The upper echelons of modern football tends to be so impatient, ageist and risk-averse. Hat’s off, then, to Southampton for breaking all the rules with their trio of England call-ups: Adam Lallana, Rickie Lambert and Jay Rodriguez.
Unlike many clubs - who tend to write youth products off if they’re not equipped for first team football within a year or two of leaving school - the Saints were content to play the long game with Lallana.
Diagnosed with an irregular heartbeat as a youth teamer (and operated on to correct the problem) the wide man didn’t develop at anywhere near the same pace as his quicker, less fragile pals, Theo Walcott and Gareth Bale. Yet those inside the club didn’t panic just because he lagged behind physically. Seeing beyond the moment, they gambled that he might be strong enough, one day.
These were turbulent times, too. Relegation to the Championship then League One, administration, and a string of chairmen and managers didn’t exactly create a stable environment. Lallana, then 20, scored just one goal in 40 Championship matches in his breakthrough season. But still, in spite of the unrest and difficult climate, Southampton gave him longer to flourish.
By allowing Lallana time to breathe, to develop his own natural style, to prosper at his own pace, the Saints now have a 25-year-old star that’s supremely confident in his own skin. He’s ridden the bumps and emerged a better player. England can now benefit from that patient approach, if Roy Hodgson chooses to.
In Lambert’s case, most football business gurus would have strongly advised against League One Southampton spending £1million on a 27-year-old who’d only really shone in the shirt of Bristol Rovers. Using a ‘Moneyball’ theory, the numbers would have been put into a spread sheet, and the computer would have said no.
What Southampton’s management factored into the equation was financially unquantifiable – and that’s an individual desire and hunger to succeed. Lambert had it, they believed in him. Now, more than a hundred goals plus two promotions later, that faith has been more than vindicated.
I’d argue that by experiencing the lower leagues first, Lambert became a more-rounded player and person. Who’s to say being molly-coddled as a young pro in the Premier League, incessantly coached to play in a certain style, wouldn’t have been a less-enriching education? I wouldn’t argue against it.
And then there’s England’s other new boy Jay Rodriguez, a £7million gamble that most Premier League clubs wouldn’t have dreamed of entertaining. Why? Because he was almost 23, English, and only proven in the Football League. Newsflash: Players that know how to beat a man, make intelligent runs, work hard for the side, and finish with great skill in the Championship, are also capable of replicating it in the Premier League. And teenagers aren’t the only ones with potential. At 24, Jay-Rod – yes I did just call him that – is excelling in the big league, and can still develop immeasurably from where he is right now. Just look at Lambert.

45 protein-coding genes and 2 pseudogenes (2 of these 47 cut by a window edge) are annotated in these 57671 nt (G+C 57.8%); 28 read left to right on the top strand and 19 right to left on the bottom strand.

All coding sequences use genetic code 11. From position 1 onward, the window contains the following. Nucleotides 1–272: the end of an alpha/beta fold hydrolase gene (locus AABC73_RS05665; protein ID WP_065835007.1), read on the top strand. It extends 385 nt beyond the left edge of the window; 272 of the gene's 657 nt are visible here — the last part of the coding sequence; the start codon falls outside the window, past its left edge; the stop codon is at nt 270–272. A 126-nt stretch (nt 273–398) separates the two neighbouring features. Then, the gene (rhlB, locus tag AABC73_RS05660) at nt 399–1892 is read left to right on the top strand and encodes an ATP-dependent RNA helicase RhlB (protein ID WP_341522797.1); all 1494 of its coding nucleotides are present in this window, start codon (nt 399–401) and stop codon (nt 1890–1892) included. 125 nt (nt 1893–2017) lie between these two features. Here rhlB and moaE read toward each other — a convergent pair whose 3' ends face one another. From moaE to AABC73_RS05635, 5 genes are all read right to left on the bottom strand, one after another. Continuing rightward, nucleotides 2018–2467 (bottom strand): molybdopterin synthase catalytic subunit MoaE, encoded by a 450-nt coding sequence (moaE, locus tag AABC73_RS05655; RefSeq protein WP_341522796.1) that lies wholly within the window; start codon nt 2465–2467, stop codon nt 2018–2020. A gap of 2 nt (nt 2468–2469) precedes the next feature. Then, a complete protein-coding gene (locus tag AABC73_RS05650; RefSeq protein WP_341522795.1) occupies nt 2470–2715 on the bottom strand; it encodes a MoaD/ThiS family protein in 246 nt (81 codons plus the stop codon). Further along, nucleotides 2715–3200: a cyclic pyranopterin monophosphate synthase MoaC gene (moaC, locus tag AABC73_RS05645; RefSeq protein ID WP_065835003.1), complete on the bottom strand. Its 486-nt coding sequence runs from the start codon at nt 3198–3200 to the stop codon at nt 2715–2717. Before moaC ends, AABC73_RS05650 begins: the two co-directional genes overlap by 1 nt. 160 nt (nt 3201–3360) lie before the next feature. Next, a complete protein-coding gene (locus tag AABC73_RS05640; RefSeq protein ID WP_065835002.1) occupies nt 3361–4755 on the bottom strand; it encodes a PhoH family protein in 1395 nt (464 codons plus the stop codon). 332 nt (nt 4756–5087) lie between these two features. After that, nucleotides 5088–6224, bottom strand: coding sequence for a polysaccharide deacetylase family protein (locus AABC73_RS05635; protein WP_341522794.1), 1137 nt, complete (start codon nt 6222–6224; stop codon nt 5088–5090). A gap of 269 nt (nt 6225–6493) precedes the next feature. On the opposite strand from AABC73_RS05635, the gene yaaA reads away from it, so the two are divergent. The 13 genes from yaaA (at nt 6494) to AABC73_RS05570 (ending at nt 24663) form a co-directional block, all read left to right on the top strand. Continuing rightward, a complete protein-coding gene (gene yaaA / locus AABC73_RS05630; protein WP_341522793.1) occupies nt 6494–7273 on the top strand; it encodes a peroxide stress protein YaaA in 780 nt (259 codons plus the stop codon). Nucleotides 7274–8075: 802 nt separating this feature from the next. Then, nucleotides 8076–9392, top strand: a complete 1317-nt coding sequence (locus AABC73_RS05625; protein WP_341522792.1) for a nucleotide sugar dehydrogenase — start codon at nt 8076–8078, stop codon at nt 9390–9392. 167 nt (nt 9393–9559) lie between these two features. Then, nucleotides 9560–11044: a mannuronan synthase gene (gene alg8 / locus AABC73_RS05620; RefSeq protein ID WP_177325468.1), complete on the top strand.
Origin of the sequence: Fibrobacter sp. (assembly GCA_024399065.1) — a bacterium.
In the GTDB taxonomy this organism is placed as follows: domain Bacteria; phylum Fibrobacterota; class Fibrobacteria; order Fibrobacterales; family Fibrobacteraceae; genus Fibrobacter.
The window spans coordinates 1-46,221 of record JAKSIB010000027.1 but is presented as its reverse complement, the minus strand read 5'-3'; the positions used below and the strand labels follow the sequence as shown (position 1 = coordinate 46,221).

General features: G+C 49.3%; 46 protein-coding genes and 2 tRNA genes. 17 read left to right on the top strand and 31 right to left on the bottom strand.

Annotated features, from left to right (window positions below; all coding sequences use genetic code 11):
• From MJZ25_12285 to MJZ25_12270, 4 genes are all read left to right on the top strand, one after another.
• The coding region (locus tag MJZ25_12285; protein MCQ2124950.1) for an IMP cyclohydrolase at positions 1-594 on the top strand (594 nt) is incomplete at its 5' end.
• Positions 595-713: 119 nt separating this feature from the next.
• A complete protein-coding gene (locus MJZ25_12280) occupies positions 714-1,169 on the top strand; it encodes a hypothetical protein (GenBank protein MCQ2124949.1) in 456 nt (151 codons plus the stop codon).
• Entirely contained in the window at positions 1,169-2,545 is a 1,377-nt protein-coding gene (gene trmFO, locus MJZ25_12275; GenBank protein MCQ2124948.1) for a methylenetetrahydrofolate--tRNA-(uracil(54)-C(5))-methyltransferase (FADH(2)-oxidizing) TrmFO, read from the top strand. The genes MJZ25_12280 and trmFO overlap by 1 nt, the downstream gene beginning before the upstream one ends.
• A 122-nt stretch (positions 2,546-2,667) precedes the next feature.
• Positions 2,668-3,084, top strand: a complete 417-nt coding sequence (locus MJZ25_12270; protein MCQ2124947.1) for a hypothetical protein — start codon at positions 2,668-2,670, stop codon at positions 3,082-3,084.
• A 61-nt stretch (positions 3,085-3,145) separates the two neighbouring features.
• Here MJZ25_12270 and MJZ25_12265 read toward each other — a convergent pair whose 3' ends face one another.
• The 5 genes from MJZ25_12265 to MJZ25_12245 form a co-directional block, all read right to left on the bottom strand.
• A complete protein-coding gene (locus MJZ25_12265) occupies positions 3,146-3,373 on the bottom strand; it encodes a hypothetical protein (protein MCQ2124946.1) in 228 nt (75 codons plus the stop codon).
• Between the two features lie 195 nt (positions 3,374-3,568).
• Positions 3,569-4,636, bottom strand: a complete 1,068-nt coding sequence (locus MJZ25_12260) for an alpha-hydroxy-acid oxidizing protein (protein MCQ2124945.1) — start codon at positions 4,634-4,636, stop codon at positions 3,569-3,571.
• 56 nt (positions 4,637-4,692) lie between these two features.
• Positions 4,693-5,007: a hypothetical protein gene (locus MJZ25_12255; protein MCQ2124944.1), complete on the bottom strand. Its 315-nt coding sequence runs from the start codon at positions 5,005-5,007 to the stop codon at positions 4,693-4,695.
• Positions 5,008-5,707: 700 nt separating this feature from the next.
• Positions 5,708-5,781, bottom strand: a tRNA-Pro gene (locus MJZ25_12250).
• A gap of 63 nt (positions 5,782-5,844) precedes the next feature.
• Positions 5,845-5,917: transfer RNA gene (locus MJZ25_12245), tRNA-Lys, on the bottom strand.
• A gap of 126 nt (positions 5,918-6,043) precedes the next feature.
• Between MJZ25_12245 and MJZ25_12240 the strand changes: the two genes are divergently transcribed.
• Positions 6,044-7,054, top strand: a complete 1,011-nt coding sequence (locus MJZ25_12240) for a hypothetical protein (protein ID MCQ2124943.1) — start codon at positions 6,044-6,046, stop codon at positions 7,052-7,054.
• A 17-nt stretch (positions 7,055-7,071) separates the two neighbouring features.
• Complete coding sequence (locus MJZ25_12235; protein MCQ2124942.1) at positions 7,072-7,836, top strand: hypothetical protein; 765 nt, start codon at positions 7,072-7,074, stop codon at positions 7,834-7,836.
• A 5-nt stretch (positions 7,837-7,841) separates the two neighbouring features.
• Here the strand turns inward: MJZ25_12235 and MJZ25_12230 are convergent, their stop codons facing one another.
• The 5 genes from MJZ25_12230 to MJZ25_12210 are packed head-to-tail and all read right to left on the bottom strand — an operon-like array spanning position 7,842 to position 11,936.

Given how outstanding they’ve all been this season, it’s bizarre to think that Lallana, Lambert and Rodriguez would have been rejected by most top flight clubs, but this truth cannot be debated. The decision-makers citing they were too slow to develop, too old, too risky, too unproven should now sit up and take note.
Having been through the football system myself, I’ve learned that there isn’t one single formula for success.
You don’t have to be spotted at the age of 8 and coached into becoming an identikit player for that club.
You don’t have to be brought up at a Premier League club.
You don’t have to be a man-child at 17 to make it.
You don’t have to be ‘past it’ and without hope of making it to the very top just because you’re in the late 20s.
Every footballer should be considered unique and taken on his own merits. And that’s exactly what this Saints trio represent.
If you have the skill, a strong passion to succeed, a willingness to work hard, belief in your own talent and a club that’s willing to support your natural development. Then, you have a great chance of making it to the top. Breaking the rules has worked for Southampton and their players. I just wish more clubs would be as open-minded.
England are 2.00 to beat Chile on Friday - back them with Unibet.
Read more from Adrian Clarke here.